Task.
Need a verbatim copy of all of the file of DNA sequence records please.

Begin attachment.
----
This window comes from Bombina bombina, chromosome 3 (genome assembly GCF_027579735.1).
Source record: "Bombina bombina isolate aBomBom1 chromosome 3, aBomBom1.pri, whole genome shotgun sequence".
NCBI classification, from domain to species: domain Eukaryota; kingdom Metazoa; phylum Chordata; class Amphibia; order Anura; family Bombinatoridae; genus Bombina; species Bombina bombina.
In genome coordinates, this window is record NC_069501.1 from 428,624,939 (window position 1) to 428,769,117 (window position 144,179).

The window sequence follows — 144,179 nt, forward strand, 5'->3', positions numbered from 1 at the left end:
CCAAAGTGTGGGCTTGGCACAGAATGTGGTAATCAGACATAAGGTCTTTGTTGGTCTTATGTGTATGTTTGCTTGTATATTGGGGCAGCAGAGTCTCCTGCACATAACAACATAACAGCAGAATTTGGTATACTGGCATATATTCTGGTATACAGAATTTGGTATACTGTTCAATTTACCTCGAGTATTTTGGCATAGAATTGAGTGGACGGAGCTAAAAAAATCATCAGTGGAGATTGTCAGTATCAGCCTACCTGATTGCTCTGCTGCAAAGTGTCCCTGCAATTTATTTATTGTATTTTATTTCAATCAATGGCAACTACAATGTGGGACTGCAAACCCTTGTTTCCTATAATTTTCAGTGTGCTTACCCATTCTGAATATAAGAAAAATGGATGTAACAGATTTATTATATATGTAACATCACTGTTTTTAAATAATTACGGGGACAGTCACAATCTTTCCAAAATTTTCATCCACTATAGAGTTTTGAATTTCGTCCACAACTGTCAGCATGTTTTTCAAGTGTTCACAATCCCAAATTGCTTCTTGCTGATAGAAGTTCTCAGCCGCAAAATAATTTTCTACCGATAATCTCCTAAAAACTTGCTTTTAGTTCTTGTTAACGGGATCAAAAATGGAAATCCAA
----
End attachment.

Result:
This window comes from Bombina bombina, chromosome 3 (genome assembly GCF_027579735.1).
Source record: "Bombina bombina isolate aBomBom1 chromosome 3, aBomBom1.pri, whole genome shotgun sequence".
NCBI classification, from domain to species: domain Eukaryota; kingdom Metazoa; phylum Chordata; class Amphibia; order Anura; family Bombinatoridae; genus Bombina; species Bombina bombina.
In genome coordinates, this window is record NC_069501.1 from 428,624,939 (window position 1) to 428,769,117 (window position 144,179).

The window sequence follows — 144,179 nt, forward strand, 5'->3', positions numbered from 1 at the left end:
CCAAAGTGTGGGCTTGGCACAGAATGTGGTAATCAGACATAAGGTCTTTGTTGGTCTTATGTGTATGTTTGCTTGTATATTGGGGCAGCAGAGTCTCCTGCACATAACAACATAACAGCAGAATTTGGTATACTGGCATATATTCTGGTATACAGAATTTGGTATACTGTTCAATTTACCTCGAGTATTTTGGCATAGAATTGAGTGGACGGAGCTAAAAAAATCATCAGTGGAGATTGTCAGTATCAGCCTACCTGATTGCTCTGCTGCAAAGTGTCCCTGCAATTTATTTATTGTATTTTATTTCAATCAATGGCAACTACAATGTGGGACTGCAAACCCTTGTTTCCTATAATTTTCAGTGTGCTTACCCATTCTGAATATAAGAAAAATGGATGTAACAGATTTATTATATATGTAACATCACTGTTTTTAAATAATTACGGGGACAGTCACAATCTTTCCAAAATTTTCATCCACTATAGAGTTTTGAATTTCGTCCACAACTGTCAGCATGTTTTTCAAGTGTTCACAATCCCAAATTGCTTCTTGCTGATAGAAGTTCTCAGCCGCAAAATAATTTTCTACCGATAATCTCCTAAAAACTTGCTTTTAGTTCTTGTTAACGGGATCAAAAATGGAAATCCAA